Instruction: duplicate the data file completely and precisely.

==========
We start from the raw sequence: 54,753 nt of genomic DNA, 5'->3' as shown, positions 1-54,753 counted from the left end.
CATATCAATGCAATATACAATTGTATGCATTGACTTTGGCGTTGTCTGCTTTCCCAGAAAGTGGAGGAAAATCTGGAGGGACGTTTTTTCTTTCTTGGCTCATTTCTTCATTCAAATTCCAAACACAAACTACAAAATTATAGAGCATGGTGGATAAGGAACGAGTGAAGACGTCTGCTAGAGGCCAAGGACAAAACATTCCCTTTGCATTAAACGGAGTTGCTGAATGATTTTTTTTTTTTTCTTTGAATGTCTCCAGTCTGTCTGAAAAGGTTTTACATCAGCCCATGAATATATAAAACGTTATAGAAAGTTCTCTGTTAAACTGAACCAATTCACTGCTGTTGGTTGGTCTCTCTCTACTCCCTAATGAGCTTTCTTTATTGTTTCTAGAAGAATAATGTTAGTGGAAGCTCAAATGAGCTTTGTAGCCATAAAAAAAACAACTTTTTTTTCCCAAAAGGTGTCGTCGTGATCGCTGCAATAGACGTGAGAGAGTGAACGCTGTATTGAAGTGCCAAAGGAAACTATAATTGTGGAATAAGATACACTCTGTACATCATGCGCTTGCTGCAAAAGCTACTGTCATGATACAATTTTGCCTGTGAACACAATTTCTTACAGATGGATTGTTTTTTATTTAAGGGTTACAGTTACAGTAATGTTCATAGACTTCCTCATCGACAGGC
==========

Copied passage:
We start from the raw sequence: 54,753 nt of genomic DNA, 5'->3' as shown, positions 1-54,753 counted from the left end.
CATATCAATGCAATATACAATTGTATGCATTGACTTTGGCGTTGTCTGCTTTCCCAGAAAGTGGAGGAAAATCTGGAGGGACGTTTTTTCTTTCTTGGCTCATTTCTTCATTCAAATTCCAAACACAAACTACAAAATTATAGAGCATGGTGGATAAGGAACGAGTGAAGACGTCTGCTAGAGGCCAAGGACAAAACATTCCCTTTGCATTAAACGGAGTTGCTGAATGATTTTTTTTTTTTTCTTTGAATGTCTCCAGTCTGTCTGAAAAGGTTTTACATCAGCCCATGAATATATAAAACGTTATAGAAAGTTCTCTGTTAAACTGAACCAATTCACTGCTGTTGGTTGGTCTCTCTCTACTCCCTAATGAGCTTTCTTTATTGTTTCTAGAAGAATAATGTTAGTGGAAGCTCAAATGAGCTTTGTAGCCATAAAAAAAACAACTTTTTTTTCCCAAAAGGTGTCGTCGTGATCGCTGCAATAGACGTGAGAGAGTGAACGCTGTATTGAAGTGCCAAAGGAAACTATAATTGTGGAATAAGATACACTCTGTACATCATGCGCTTGCTGCAAAAGCTACTGTCATGATACAATTTTGCCTGTGAACACAATTTCTTACAGATGGATTGTTTTTTATTTAAGGGTTACAGTTACAGTAATGTTCATAGACTTCCTCATCGACAGGC